The James Dyson Award is a contest open to university level students (and recent graduates) studying product design, industrial design and engineering. The award encourages ideas that challenge convention, lean engineering – less is more, and design with the environment in mind. The best inventions are simple and practical yet provide a solution to a real-world problem.
In September, they announced the Singapore national winner, PERI, developed by a group of students from the Singapore University of Technology & Design (SUTD) who won £2,000 to further their idea.
The International Winner this year was announced today as sKan, an affordable melanoma skin cancer detection device which was designed by four recent graduates in biomedical and electrical engineering, from McMaster University in Canada. As international winners of the James Dyson Award, the team will be given £30,000 to develop their idea.
The international runners-up this year are Twistlight from Germany, a vein-puncture tool for healthcare professionals which uses LED lights to illuminate veins and guide the needle clearly into the tissue and Atropos from Italy, a 6-axis robotic arm, able to print 3D objects without using excessive amounts of material, unlike conventional 3D printing machines.
How the sKan works
The sKan device works by using temperature thermistors to detect whether a region of skin is malignant or not. Because malignant skin heats up quicker than non-malignant skin, the device is able to detect the likely presence of melanoma and display this through thermal heat mapping.
At a global level, 1 in every 3 cancers diagnosed is skin cancer, and there are 132,000 instances of melanoma cancers every year. Early diagnostic methods rely heavily on visual inspections, which are inaccurate. More advanced methods are time consuming and expensive, adding avoidable strain to already over-burdened health services. Those who do not go through biopsy procedures run the risk of missed detection. The sKan, is a cheaper, easy to use diagnostic system that could save lives through early detection, while also saving health services valuable time and money.
How Atropos works?
Gabriele Natale, Design & Engineering, Politecnico di Milano, Italy
Problem: Current high-performance 3D printing tools waste large amounts of material.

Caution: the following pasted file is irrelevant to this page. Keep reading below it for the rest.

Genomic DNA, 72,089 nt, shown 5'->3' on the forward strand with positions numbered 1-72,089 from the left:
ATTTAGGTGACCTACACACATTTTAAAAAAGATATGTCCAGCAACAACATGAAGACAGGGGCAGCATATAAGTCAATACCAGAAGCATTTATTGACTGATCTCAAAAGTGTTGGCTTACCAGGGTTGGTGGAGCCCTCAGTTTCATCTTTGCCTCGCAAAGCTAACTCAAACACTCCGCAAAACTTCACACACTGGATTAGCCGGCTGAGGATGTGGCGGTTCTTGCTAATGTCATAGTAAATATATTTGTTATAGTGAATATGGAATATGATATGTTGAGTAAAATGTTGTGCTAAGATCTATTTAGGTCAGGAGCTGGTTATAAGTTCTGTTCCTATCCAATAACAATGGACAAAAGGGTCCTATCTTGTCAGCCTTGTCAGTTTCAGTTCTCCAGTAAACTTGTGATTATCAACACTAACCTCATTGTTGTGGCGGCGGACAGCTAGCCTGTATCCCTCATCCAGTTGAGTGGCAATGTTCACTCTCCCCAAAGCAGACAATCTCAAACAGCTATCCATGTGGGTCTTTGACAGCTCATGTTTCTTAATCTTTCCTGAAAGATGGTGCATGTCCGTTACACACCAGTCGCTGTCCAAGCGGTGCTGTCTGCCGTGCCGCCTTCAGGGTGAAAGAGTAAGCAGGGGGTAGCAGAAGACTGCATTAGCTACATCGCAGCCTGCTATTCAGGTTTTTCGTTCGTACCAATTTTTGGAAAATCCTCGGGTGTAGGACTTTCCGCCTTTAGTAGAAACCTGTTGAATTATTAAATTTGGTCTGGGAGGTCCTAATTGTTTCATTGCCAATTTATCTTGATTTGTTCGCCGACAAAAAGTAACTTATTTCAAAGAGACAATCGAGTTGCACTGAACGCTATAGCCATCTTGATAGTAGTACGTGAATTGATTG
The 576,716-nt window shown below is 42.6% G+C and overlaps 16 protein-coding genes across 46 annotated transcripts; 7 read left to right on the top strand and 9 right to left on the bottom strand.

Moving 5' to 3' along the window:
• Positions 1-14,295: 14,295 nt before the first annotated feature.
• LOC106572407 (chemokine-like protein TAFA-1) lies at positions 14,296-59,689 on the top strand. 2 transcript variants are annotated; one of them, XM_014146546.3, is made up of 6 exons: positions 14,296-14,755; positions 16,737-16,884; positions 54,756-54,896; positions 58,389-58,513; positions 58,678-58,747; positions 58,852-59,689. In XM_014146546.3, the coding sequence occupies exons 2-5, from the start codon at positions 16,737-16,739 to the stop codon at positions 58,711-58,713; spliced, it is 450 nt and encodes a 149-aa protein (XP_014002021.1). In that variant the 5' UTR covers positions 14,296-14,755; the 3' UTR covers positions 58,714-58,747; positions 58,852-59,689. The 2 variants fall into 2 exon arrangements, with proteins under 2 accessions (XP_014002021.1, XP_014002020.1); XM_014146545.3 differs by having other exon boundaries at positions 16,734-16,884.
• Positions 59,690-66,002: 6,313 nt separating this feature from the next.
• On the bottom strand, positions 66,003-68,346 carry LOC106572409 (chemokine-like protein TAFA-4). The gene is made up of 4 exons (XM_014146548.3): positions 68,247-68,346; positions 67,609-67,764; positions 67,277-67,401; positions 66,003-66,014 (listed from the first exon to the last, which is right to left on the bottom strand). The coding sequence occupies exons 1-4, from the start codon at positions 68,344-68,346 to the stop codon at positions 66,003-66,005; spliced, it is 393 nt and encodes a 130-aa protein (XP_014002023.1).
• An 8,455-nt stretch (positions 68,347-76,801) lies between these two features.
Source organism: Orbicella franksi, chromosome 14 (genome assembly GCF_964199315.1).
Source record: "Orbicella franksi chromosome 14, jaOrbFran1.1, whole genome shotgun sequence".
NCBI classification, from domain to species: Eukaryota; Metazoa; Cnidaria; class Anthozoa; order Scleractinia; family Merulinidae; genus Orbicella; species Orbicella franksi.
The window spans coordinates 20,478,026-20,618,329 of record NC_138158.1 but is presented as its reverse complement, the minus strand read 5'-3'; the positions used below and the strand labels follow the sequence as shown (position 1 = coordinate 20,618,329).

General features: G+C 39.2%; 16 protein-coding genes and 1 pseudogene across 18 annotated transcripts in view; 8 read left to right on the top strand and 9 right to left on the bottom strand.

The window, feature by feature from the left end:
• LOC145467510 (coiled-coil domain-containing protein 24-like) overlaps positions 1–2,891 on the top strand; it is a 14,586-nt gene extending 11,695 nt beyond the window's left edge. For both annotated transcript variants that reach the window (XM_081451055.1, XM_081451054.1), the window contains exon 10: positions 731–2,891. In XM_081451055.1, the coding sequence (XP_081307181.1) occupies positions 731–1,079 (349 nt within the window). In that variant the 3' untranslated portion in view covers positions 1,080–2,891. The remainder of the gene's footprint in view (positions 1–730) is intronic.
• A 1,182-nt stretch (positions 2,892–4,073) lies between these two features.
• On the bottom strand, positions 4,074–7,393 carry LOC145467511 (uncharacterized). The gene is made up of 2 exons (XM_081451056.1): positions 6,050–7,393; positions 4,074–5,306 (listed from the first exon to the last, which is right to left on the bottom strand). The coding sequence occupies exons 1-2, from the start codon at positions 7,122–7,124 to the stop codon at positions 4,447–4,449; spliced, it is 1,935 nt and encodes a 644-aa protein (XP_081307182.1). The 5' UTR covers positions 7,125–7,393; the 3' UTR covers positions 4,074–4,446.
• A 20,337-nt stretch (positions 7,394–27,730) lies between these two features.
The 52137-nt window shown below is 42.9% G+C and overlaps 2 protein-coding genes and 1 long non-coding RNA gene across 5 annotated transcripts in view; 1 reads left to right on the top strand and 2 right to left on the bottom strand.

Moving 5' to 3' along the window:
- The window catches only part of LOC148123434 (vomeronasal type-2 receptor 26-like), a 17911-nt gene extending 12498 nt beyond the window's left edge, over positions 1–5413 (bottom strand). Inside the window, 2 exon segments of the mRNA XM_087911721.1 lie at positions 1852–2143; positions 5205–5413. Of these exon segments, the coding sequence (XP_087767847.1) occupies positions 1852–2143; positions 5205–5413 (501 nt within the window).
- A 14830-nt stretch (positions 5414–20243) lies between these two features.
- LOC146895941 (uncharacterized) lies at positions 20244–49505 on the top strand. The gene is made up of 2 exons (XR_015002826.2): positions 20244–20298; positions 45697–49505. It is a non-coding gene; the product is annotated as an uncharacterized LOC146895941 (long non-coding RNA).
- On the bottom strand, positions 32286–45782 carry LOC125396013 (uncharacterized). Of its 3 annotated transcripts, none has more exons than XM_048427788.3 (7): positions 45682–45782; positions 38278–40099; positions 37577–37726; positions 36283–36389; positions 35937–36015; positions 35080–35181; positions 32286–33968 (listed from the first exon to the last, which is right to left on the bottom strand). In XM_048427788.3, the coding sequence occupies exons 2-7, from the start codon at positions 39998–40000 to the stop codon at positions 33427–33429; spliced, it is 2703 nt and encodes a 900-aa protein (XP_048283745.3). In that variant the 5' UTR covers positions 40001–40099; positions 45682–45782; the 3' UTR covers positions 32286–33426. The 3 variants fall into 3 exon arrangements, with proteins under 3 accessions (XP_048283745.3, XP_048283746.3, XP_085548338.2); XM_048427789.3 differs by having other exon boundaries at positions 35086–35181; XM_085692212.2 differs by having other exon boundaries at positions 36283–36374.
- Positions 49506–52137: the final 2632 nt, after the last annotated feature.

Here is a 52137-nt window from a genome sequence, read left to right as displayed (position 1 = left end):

Solution: Atropos is a 6-axis robotic arm, able to print 3D objects, by starting from a CAD file. Atropos uses continuous fiber composites material, to produce high-performance objects. Fibers are saturated, while a numerically-controlled machine is able to deposit them in a precise and repeatable way.
How Twistlight works?
Tina Zimmer, Product Design, Gestaltung Köln, Germany
Problem: Although vein-puncture is the most common medical procedure in the world, 33% of vein-puncture attempts fail at the first attempt. The risk of an infection and complication increases with every further attempt. Every abortive attempt prolongs the therapy and increases the cost, along with the pain and stress levels of both patient and medical staff.
Solution: Twistlight uses LED lights in a diagnostically relevant way to guide it clearly into the tissue. It makes veins appear highly contrasted with its surrounding dermal tissue. The device can be used single handed, therefore the other hand can be used to undo the vein strap, tension the skin and fix the catheter in place when pulling out the steel stylet. The device incorporates an integrated catheter feed and catheter guidance. The device is battery-powered and therefore can be used in hospitals, offices and out in the field, with the emergency services.
“By using widely available and inexpensive components, the sKan allows for melanoma skin cancer detection to be readily accessible to the many. It’s a very clever device with the potential to save lives around the world. This is why I have selected it at this year’s international winner”, said James Dyson.
While non-invasive, thermal imaging techniques for melanoma diagnosis exist, these are expensive as they use high-resolution thermal imaging cameras, which cost upwards of £20,000. The anticipated cost of the sKan is less than $1,000.
Dr. Raimond Wong, Chairman of the Gastrointestinal Oncology Site Group at the Juravinski Cancer Centre says: “Current methods of detecting whether a lesion is melanoma or not is through the trained eyes of physicians – resulting in patients undergoing unnecessary surgery or late detection of melanoma. The sKan has the potential to be a low cost, easy to use and effective device, that can be afforded and adopted across health services.